The seemingly unstoppable tech stocks are coming to a screeching halt. Netflix is down 9% in after-hours trading, with Apple and Microsoft dropping just over 1%. Traders fear a slump of FAANG stocks could spoil the 2020 U.S. stock market bull run.
Tech stocks have been leading the U.S. stock market rally in the past four months. Facebook, Netflix, and Amazon rallied by more than 75% since their correction in March. If tech stocks are at a peak, it could trigger a downtrend in the equities market.
According to Lisa Abramowicz, a business analyst at Bloomberg, tech stock valuations have not been this extreme since 2000.
Tech valuations are the most extreme they’ve been since the 2000 tech bubble, based on the ratio of Nasdaq to small-cap stocks.
The behemoth $2 trillion stimulus package introduced in March kickstarted a V-shape recovery in the stock market.
The biggest beneficiary of the stock market uptrend has been tech stocks, specifically FAANG stocks, as consumer demand shifted to digital products.
But traders are concerned that the rally is becoming overheated. Retail investors have fueled a FOMO-driven rally. In the months ahead, strategists are skeptical if there are sufficient fundamental factors to justify a larger uptrend.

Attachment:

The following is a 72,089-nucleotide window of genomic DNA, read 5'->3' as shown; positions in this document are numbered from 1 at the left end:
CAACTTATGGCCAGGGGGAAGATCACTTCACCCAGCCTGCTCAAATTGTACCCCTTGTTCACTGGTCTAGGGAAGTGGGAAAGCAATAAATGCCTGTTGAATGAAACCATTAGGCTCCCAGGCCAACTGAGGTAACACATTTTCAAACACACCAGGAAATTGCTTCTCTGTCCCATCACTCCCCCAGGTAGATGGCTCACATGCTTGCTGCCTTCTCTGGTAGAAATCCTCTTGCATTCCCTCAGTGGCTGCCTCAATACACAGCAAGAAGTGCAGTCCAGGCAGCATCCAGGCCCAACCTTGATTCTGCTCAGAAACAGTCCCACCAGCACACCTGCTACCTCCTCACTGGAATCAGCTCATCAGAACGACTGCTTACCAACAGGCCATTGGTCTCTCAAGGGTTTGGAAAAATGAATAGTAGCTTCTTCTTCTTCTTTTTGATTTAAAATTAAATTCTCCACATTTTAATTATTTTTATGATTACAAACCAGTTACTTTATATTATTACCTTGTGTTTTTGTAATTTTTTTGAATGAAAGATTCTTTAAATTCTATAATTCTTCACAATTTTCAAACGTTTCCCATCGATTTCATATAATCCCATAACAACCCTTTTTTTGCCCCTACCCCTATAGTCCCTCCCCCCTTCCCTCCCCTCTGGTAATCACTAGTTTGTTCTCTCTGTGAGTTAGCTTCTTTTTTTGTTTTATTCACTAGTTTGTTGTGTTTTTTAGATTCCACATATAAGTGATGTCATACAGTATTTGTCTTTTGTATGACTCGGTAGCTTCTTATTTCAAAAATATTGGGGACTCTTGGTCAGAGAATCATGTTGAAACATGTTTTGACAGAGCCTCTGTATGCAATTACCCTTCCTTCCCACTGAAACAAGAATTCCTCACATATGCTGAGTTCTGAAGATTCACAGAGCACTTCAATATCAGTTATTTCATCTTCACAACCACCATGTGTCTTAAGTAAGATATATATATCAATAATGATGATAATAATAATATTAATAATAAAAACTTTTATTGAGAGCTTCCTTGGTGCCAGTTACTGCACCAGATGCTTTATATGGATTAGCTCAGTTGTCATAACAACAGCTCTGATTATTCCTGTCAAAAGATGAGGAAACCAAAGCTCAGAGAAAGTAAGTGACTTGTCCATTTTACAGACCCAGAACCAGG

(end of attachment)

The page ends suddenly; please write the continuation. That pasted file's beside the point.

In January 2020, CNBC reported that merely 17.5% of leading technology stocks account for 17.5% of the S&P 500.
At the time, Morgan Stanley analyst Mike Wilson said the dominance of tech stocks over the U.S. stock market is “unprecedented.”
The market capitalization of Apple, Microsoft, Amazon, Facebook, and Alphabet has actually increased since, despite the March crash.
If tech stocks undergo a steep downtrend, it could cause the ongoing stock market rally to slow down.
On June 19, JPMorgan strategists warned that investors have to become more selective with stocks.
A broadly-positive sentiment around the stock market led all types of stocks to rally in Q2 2020.
As the momentum of the rally weakens with “slight fatigue,” JPMorgan said an “indiscriminate approach” to investing could be less effective.
Investors are increasingly evaluating stocks on a case-by-case basis. For example, Tocqueville Asset Management’s portfolio manager John Petrides said the Netflix stock is no longer compelling.
Petrides emphasized that the current business model of Netflix is expensive to sustain, while expectations by analysts remain high. He said:
I’ve been negative on Netflix for quite some time from a valuation standpoint and continue to think the business model is suspect. They have to rely on constantly coming up with original content in order to drive viewership, and that’s expensive.
Whether the retail FOMO among traders on platforms like Robinhood and Charles Schwab would subside remains uncertain. But in recent weeks, investors have been watching tech stocks’ momentum with a skeptical eye.
Disclaimer: This article represents the author’s opinion and should not be considered investment or trading advice from CCN.com. Unless otherwise noted, the author has no position in any of the stocks mentioned.